The coronavirus epidemic in China probably originated at a market in the central Chinese city of Wuhan where bats, snakes and other wild animals were traded alongside fish. The virus was transmitted to humans via animals, probably bats or indirectly via pangolins. Since then the virus has been transmitted from person to person. The Chinese authorities closed the market at the beginning of January.

The new coronavirus, known as SARS-CoV-2, belongs to the same family of viruses as six other known coronaviruses that we have known about for years or even decades. Four of these are human coronaviruses, which generally cause mild winter colds.

Other known coronaviruses include:

  • the SARS virus, SARS-CoV-1, identified in southern China in 2003 and transmitted to humans from civets and
  • the MERS virus, identified in 2012 on the Arabian peninsula and transmitted to humans from dromedaries.

SARS and MERS are serious acute respiratory diseases with a high rate of mortality of around 10 and 35 % respectively. By comparison, the mortality rate for the new coronavirus in Switzerland is currently around 1.5 % (Status: 26.10.2020).

Coronaviruses are enveloped RNA viruses (RNA = Ribonucleic acid). This means that they have a lipid membrane (greasy film), which can be dissolved with soap and water or disinfectant, thereby inactivating the virus.

Variants of the new coronavirus

It is normal for viruses to constantly change, resulting in random mutations. The term ‘mutation’ describes the process of change undergone by a virus. If a number of mutations arise with sufficient properties that differ from the original virus, we talk of a new variant.

While most newly emerging mutations have no great influence on the spread of a virus, some mutations or combinations of mutations can put the virus at an advantage. This could be greater transmissibility (infectiousness), for example. Variants of this sort can pose a threat to people’s health, and are therefore classified as variants of concern.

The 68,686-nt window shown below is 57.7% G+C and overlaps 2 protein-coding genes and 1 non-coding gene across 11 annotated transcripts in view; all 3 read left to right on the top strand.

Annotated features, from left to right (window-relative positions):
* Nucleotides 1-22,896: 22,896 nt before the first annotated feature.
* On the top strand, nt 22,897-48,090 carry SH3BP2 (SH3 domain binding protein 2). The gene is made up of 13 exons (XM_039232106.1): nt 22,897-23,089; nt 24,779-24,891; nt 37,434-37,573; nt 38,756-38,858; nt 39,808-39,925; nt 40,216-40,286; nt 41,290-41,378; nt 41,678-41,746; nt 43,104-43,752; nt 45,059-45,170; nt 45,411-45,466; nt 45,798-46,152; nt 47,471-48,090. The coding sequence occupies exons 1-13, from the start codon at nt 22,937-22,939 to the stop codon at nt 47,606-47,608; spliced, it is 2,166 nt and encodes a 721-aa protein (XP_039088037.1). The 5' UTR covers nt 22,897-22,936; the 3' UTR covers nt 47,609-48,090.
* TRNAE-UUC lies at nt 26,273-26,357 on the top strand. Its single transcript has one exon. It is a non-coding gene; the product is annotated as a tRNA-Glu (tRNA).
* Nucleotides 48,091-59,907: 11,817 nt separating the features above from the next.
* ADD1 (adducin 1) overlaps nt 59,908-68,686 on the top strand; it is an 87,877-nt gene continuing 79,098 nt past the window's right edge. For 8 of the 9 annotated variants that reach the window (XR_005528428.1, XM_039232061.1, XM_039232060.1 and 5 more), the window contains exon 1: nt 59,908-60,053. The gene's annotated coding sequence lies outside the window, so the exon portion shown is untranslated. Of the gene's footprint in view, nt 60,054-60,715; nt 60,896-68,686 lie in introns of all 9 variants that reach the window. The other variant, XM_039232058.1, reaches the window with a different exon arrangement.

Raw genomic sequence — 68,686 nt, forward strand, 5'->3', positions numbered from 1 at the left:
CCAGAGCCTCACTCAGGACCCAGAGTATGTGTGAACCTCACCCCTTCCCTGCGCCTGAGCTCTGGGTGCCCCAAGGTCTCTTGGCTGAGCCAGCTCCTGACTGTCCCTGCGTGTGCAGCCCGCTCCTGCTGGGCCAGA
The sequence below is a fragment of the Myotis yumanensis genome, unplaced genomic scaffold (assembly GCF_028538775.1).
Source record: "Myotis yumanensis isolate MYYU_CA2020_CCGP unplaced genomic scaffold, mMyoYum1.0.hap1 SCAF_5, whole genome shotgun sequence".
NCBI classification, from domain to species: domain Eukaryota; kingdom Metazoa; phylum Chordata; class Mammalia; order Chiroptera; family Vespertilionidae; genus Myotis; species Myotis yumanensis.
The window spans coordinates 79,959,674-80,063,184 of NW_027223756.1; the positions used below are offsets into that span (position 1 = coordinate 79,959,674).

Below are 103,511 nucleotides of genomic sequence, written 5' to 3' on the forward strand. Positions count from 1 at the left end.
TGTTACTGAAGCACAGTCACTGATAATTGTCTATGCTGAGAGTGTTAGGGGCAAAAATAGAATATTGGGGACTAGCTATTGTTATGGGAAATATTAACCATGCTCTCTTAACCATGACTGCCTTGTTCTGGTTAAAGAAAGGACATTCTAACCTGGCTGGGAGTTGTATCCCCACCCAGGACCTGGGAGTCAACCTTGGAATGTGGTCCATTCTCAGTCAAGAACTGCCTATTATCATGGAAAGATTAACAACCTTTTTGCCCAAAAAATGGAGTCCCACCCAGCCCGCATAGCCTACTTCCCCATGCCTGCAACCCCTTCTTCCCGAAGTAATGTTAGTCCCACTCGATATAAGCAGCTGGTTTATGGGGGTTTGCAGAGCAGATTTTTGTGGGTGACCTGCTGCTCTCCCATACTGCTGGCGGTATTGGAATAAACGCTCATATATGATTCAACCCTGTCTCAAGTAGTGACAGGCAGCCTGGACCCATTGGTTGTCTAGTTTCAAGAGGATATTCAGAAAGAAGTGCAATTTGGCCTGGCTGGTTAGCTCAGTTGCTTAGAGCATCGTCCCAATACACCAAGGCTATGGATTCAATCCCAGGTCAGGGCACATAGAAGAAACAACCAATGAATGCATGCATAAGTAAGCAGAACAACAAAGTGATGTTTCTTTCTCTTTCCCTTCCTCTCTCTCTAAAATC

Information on the efficacy of the authorised COVID-19 vaccines with regard to the variants can be found in our FAQs.

And you will find the latest figures on the virus variants as well as further information about the individual variants at

Further information about the variants can be found on the Swiss National COVID-19 Science Task Force website.

Omicron virus variant

The new variant, Omicron, was identified in mid-November 2021, first in Namibia and then also in South Africa, and designated a variant of concern by the WHO on 26 November. Omicron is already more or less the only variant circulating in Switzerland. Since Omicron is relatively new, many of its properties cannot yet be described conclusively. What is certain is the Omicron is much more contagious than the Delta variant. It is also assumed that severe cases of the disease occur about as often after infection with the Omicron variant as after infection with the Delta variant. This applies to people who have neither been vaccinated nor recovered from COVID.

Efficacy of vaccines

All the existing vaccines were geared to the original coronavirus variant. It is clear that the vaccines currently available are less effective against the Omicron variant and that recovery from a previous infection will also provide less protection against re-infection with the new variant. However, part of the protection against severe disease from the Omicron variant is maintained after a prior infection or after vaccination. This protection can be significantly increased again with a booster vaccination. For this reason, vaccination or a booster vaccination is now strongly recommended. Vaccines specifically adapted to Omicron are not expected to be available until the third quarter of 2022. It therefore does not make sense at the moment to wait for this option.

However, vaccination alone will not be enough to slow the very rapid and intensive spread of the Omicron variant. It is therefore important that you follow the rules on hygiene and social distancing more closely again.

General health complaints

Are you feeling unwell or experiencing a severe or persistent health complaint that you don’t believe is related to the new coronavirus? Are you worried? Then contact your doctor. Seek medical advice or treatment. This is important for your health. That also applies for your children or other family members.

Do not delay if you or someone close to you has a mild complaint or one that is getting worse. Contact your doctor. Call ahead if you want to go directly to a hospital.

Frequently Asked Questions (FAQs)

Answers to frequently asked questions concerning disease, symptoms and treatment can be found here.

Further information

People at especially high risk

Dangerous underlying medical conditions and how to handle them, visits to care homes

Isolation and quarantine

What to do in the event of symptoms and following contact with an infected person, information on isolation and quarantine and recommendations for symptomatic children


All about the COVID-19 vaccination.


Testing strategy, coverage of the costs of tests, overview of the different types of tests, when to get tested, and where to get tested

Last modification 06.01.2022

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Federal Office of Public Health FOPH
Infoline Coronavirus